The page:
clock menu more-arrow no yes mobile

Filed under:

Dolphins’ promising 2023 season ends with playoff cameo as Chiefs dominate in Wild Card

The Miami Dolphins once again find themselves on the losing end of a wild card round playoff game as the 2023 season comes to a crashing end.

AFC Wild Card Playoffs - Miami Dolphins v Kansas City Chiefs Photo by Jamie Squire/Getty Images

The 2023 Miami Dolphins finished the season with the number one offense, the number one passing offense, the number six rushing offense, and the number two scoring offense. The defense finished as a top ten unit, 15th against the pass, but sixth against the run. They led the AFC East for 15 of the 18 weeks of the season and they flirted with the number one seed in the AFC playoff picture.

They have the third-most Pro Bowl Games selection for the year, with six players scheduled to attend - before alternates start getting tapped, when Miami could have more all-star players added to the event in Orlando. Quarterback Tua Tagovailoa, running back Raheem Mostert, fullback Alec Ingold, wide receiver Tyreek Hill, tackle Terron Armstead, and cornerback Jalen Ramsey will all represent the Dolphins on February 1st and 4th and the multi-day event.

The Dolphins were selected to appear on the HBO and NFL Films production Hard Knocks In Season with the Miami Dolphins, with the advertising highlighting that Miami owned the most explosive offense in the league.

The 2023 season was a great one for the Dolphins. At least until it was not.

Coming off their Week 13 win at the Washington Commanders on December 3, Miami was 9-3 with a three-game lead over the Buffalo Bills in the AFC East and looking like a team that would cruise into the playoffs and have at least two home games in the postseason tournament. The team had averaged 33 points scored over their three games since their bye week, allowing just 13.7 points allowed. The Dolphins were on a roll and no one wanted to face them.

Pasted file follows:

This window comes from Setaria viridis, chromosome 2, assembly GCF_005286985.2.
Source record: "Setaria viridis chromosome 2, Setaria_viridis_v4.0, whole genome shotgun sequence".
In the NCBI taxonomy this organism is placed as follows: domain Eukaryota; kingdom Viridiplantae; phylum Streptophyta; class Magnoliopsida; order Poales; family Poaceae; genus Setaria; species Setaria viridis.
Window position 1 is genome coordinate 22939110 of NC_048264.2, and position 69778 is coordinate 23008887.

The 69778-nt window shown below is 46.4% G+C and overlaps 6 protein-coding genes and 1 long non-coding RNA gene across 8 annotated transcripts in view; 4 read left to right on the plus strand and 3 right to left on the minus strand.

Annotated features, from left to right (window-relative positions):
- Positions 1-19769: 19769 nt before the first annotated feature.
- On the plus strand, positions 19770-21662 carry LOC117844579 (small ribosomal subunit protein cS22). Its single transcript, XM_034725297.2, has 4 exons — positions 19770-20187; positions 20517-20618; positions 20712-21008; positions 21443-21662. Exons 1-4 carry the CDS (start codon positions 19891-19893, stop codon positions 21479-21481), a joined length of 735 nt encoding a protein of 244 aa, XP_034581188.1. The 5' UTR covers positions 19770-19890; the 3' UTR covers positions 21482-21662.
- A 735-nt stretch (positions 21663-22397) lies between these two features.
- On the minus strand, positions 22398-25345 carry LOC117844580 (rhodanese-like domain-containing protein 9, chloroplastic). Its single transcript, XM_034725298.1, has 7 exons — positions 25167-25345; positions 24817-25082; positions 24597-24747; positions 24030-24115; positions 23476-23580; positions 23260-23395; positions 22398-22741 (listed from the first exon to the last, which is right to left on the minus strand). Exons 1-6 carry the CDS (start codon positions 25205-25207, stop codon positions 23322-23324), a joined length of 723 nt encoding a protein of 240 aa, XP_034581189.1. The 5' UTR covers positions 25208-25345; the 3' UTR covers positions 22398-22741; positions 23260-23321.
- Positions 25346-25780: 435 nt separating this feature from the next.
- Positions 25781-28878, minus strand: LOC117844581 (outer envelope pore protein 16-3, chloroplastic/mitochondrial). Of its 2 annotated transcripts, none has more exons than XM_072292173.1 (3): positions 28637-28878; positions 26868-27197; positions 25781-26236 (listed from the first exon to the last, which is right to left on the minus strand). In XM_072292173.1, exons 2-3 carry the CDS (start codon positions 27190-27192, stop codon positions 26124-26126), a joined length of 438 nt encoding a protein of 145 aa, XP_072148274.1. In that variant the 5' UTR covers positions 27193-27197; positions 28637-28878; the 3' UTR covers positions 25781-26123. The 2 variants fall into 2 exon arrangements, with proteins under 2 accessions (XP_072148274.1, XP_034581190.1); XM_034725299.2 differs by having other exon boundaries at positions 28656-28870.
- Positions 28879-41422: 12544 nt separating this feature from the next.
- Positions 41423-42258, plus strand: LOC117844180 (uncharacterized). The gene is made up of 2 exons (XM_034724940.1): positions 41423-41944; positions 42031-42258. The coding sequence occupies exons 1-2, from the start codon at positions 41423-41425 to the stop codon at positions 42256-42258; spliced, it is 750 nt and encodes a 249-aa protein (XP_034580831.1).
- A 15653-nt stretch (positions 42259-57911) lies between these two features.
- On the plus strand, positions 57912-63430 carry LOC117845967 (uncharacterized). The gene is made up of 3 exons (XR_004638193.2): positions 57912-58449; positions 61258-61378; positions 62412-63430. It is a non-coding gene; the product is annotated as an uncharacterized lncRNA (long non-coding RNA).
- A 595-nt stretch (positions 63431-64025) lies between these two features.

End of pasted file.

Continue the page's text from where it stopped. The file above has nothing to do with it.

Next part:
Well, no one except the Tennessee Titans. In a Week 14 Monday Night Football game, the 4-8 Titans faced the 9-3 Dolphins. According to the DraftKings Sportsbook oddsmakers, Miami opened the game as a 12-5-point favorite. By kickoff, the line had expanded to the Dolphins favored by 14 over the Titans.

Despite struggling to find their rhythm early in the game, Miami pulled out to a 14-point lead with 4:34 remaining on the clock and looked like they would dispatch the Titans and continue their march toward the AFC’s top seed and their first division title since 2008. In 2:45 of game time, the Titans scored a touchdown with a converted two-point attempt, forced a Miami punt, and scored a second touchdown. The Dolphins’ 14-point lead evaporated, and they were trailing by one with 1:49 remaining in the game. Six plays later, Miami turned the ball over on downs, leaving Tennessee to kneel once and kill the clock.

The Dolphins would respond the next week, beating the New York Jets 30-0 to complete a season sweep of their AFC East division rivals, then kicking a last-second field goal to beat the Dallas Cowboys, one of five field goals on the day for Miami kicker Jason Sanders. Things were right in the world, Miami was 11-4 and and had the AFC East title and the first position in the AFC within their grasp.

Week 17 featured the Baltimore Ravens demolishing Miami 56-19, locking the Dolphins out of the AFC’s number-one seed. Week 18 saw the Buffalo Bills finish the season sweep for the Dolphins with a 21-14 win, claiming the AFC East title with the win.

The most explosive offense in the league produced one touchdown against the Cowboys, two against Baltimore, and two against the Bills. The explosiveness was gone. The rhythm was gone. And everything they had worked to claim for the season was gone.

They made the playoffs, but the Dolphins looked like a team in a downward spiral.

It all led to a cold night in Missouri as the Dolphins visited the Kansas City Chiefs on Saturday in the Wild Card Round of the 2024 NFL playoffs. The two teams met in Week 9, with Kansas City serving as the host for a game in Frankfurt, Germany and coming away with a 21-14 win. On Saturday, the game never felt close. The Dolphins again struggled to find any rhythm, and the Chiefs did not have that issue.

Miami was unceremoniously thrust into the offseason with a 26-7 loss. Ending the season with a three-game losing streak, Miami averaged just 13.3 points scored over their final three contests.

“I think the entire thing about this team and a team sport is that we had goals that we didn’t accomplish tonight,” Dolphins head coach Mike McDaniel said immediately after the loss to the Chiefs. “We came here to win, and it didn’t happen. We fell short of our goals. We had very strong expectations of ourselves. One of the reasons a lot of people don’t put themselves out there and hold those expectations is because when you fall short from them, it’s emotional and gut-wrenching.”